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September 28, 2017

SIMILARITY AND ALIGNMENTS



REFERENCES

Fristensky, B. (1986) Improving the efficiency of dot-matrix similarity searches through use of an oligomer table. Nucleic Acids Research 14:597-610

Needleman SB and Wunsch CD (1970) A general method applicable to the search for similarities in the amino acid sequences of two proteins. J. Mol. Biol 48:443-453.

Schuler GD (1998) Sequence alignment and database searching In Baxevanis AD and Ouellette BFF. Eds. Bioinformatics: A practical guide to the analysis of genes and proteins. John Wiley, Toronto.

Setubal, J. and Meidanis, J. (1997) Introduction to Computational Molecular Biology. PWS Publishing Co., Toronto. Ch. 3 "Sequence Comparison and Database Search".

Pearson WR (1998) Flexible sequence similarity searching with the FASTA3 program package. http://people.virginia.edu/~wrp/papers/mmol98f.pdf


A. Similarity, homology, and analogy

B. Graphic similarity comparisons

1. Similarity between two sequences can be detected as a diagonal on an identitiy matrix.

2. Similarity comparisons can be speeded up using lookup tables containing positions of short words (oligomers) from one of the sequences.

3. Similarity searches can also be used to detect direct repeats and inverted repeats.

C. Global and local optimal alignments

1. Global sequence alignment by dynamic programming

2. Scoring matrices


A. Similarity, homology and analogy

1. Terms

Identical - When a corresponding character is shared between two species or populations, that character is said to be identical.

Similar -  The degree to which two species or populations share identities.

Homologous - When characters are similar due to common ancestry, they are homologous.

Analogous - When characters are similar due to convergent evolution, they are analogous.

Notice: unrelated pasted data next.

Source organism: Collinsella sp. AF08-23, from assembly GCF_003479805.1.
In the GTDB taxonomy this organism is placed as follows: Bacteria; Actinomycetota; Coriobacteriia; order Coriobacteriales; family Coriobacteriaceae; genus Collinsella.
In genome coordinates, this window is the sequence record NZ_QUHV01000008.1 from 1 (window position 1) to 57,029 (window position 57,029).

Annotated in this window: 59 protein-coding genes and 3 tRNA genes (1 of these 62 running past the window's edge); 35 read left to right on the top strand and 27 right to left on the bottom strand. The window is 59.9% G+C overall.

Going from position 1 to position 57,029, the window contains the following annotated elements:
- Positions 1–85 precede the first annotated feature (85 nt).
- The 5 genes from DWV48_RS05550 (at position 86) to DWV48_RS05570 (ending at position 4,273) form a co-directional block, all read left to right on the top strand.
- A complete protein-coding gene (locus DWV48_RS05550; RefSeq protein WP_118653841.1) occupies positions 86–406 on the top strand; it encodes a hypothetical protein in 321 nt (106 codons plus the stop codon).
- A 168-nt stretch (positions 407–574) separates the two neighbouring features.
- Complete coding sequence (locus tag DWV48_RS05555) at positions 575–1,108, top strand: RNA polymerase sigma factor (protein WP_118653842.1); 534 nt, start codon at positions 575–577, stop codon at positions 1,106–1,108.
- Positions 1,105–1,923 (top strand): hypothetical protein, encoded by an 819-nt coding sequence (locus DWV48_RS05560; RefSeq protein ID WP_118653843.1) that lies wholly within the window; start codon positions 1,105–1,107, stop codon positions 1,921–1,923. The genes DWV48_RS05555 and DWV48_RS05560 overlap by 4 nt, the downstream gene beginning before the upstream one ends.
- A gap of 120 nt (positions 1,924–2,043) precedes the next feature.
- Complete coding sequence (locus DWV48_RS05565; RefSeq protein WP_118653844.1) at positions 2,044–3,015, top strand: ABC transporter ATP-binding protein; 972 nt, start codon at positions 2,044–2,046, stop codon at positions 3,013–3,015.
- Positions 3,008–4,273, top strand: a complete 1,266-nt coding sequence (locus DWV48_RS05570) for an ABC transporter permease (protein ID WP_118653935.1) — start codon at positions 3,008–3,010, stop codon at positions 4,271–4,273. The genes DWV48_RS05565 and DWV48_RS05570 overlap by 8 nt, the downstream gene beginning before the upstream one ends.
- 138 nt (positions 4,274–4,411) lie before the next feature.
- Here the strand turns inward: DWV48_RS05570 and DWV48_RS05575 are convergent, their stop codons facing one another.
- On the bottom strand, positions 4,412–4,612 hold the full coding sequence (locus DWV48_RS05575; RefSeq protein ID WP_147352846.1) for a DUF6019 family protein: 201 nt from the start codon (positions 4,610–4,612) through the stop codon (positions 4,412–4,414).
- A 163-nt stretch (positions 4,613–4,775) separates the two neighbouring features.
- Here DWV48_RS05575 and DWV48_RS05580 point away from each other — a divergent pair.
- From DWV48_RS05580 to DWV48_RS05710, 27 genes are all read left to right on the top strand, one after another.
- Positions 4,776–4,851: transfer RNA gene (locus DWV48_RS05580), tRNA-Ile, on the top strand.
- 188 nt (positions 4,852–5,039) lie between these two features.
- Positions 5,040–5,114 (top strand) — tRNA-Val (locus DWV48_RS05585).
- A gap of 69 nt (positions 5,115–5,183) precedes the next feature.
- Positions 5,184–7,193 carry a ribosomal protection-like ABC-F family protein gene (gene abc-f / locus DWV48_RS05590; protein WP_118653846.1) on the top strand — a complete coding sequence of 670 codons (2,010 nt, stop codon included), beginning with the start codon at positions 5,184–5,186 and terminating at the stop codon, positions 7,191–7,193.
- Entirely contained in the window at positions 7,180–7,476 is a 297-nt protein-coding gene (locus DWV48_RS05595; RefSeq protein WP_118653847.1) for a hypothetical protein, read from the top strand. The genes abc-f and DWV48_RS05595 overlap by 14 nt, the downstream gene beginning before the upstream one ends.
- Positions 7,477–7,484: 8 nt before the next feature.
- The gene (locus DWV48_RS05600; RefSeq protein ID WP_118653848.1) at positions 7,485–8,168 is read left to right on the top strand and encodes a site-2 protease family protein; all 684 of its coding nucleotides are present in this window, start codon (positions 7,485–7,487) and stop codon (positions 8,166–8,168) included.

Orthologous - When characters are homologous with conserverd function, they are orthologous.

Paralogous - When characters are homologous with divergent function, they are paralogous.

Homology is therefore NOT synonomous with similarity. Homology is a judgement, similarity is a measurement.

2. Why do similarity searches?

B. Graphic similarity comparisons

1. Similarity between two sequences can be detected as a diagonal on an identitiy matrix.

Humans are remarkable in their ability to recognize patterns by 'just looking at it'. So far, programmers have had only limited success in devising algorithms (the computer equivalent of laboratory protocols) for pattern recognition. At the same time, humans are poor at highly repetitive tasks with large quantities of data.

Graphic similarity comparisons use the power of the computer to present relationships between sequences in such a graphic form that enables the human researcher to discern patterns in the data. If we wish to determine whether two sequences are similar, we must compare all parts of one sequence with all parts of the other. This could  be accomplished by sliding one sequence along the other and noting the number of identities at each alignment. The alignment with the greatest number of identities would be the optimal alignment.
 
 
GGCTTGACCGG--> 
     |    |
     GGATTGACCCG 
     GGCTTGACCGG--> 
     || |||||| |
     GGATTGACCCG 
     GGCTTGACCGG--> 
     | |  |
GGATTGACCCG 

The same thing could be accomplished by placing both sequences on the X and Y axes of a matrix, and printing a character at each X,Y coordinate at which both sequences have identical bases.
 
 

G G C T T G A C C G G
G A A


A


A A
G A A


A


A A
A





A



T


A A





T


A A





G A A


A


A A
A





A



C

A



A A

C

A



A A

C

A



A A

G A A


A


A A

This is the simplest form of a "dot-matrix" comparison. Where part of one sequence shares a long stretch of similarity with the other sequence, a diagonal of dots will be evident in the matrix. This approach is exhaustive, because the matrix encompasses all possible alignments. However, when single bases are compared at each position, most of the dots in the matrix will be due to background similarity. That is, for any two nucleotides compared between the two sequences, there is a 1 in 4 chance of a match, assuming equal frequencies of A,G,C and T.